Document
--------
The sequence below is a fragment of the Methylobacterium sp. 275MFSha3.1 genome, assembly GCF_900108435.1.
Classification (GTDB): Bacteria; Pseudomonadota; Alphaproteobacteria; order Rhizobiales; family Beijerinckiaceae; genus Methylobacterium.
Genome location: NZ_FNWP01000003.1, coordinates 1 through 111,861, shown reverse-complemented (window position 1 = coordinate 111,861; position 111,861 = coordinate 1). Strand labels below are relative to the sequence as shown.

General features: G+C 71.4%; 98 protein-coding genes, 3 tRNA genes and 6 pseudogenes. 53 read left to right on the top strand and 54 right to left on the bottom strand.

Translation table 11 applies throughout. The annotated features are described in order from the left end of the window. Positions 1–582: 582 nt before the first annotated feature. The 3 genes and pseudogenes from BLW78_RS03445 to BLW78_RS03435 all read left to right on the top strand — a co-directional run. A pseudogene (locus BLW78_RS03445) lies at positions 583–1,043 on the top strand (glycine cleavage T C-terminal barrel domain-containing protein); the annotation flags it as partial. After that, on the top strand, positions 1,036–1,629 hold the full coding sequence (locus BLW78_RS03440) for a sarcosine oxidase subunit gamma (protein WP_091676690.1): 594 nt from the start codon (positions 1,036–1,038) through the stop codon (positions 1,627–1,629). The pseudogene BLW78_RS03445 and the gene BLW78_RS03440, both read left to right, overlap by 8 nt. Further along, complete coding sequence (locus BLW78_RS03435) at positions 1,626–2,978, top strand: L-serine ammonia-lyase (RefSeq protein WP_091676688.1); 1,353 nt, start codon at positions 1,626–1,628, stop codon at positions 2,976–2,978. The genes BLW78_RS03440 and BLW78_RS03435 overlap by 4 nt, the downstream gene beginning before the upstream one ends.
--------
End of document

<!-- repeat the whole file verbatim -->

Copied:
The sequence below is a fragment of the Methylobacterium sp. 275MFSha3.1 genome, assembly GCF_900108435.1.
Classification (GTDB): Bacteria; Pseudomonadota; Alphaproteobacteria; order Rhizobiales; family Beijerinckiaceae; genus Methylobacterium.
Genome location: NZ_FNWP01000003.1, coordinates 1 through 111,861, shown reverse-complemented (window position 1 = coordinate 111,861; position 111,861 = coordinate 1). Strand labels below are relative to the sequence as shown.

General features: G+C 71.4%; 98 protein-coding genes, 3 tRNA genes and 6 pseudogenes. 53 read left to right on the top strand and 54 right to left on the bottom strand.

Translation table 11 applies throughout. The annotated features are described in order from the left end of the window. Positions 1–582: 582 nt before the first annotated feature. The 3 genes and pseudogenes from BLW78_RS03445 to BLW78_RS03435 all read left to right on the top strand — a co-directional run. A pseudogene (locus BLW78_RS03445) lies at positions 583–1,043 on the top strand (glycine cleavage T C-terminal barrel domain-containing protein); the annotation flags it as partial. After that, on the top strand, positions 1,036–1,629 hold the full coding sequence (locus BLW78_RS03440) for a sarcosine oxidase subunit gamma (protein WP_091676690.1): 594 nt from the start codon (positions 1,036–1,038) through the stop codon (positions 1,627–1,629). The pseudogene BLW78_RS03445 and the gene BLW78_RS03440, both read left to right, overlap by 8 nt. Further along, complete coding sequence (locus BLW78_RS03435) at positions 1,626–2,978, top strand: L-serine ammonia-lyase (RefSeq protein WP_091676688.1); 1,353 nt, start codon at positions 1,626–1,628, stop codon at positions 2,976–2,978. The genes BLW78_RS03440 and BLW78_RS03435 overlap by 4 nt, the downstream gene beginning before the upstream one ends.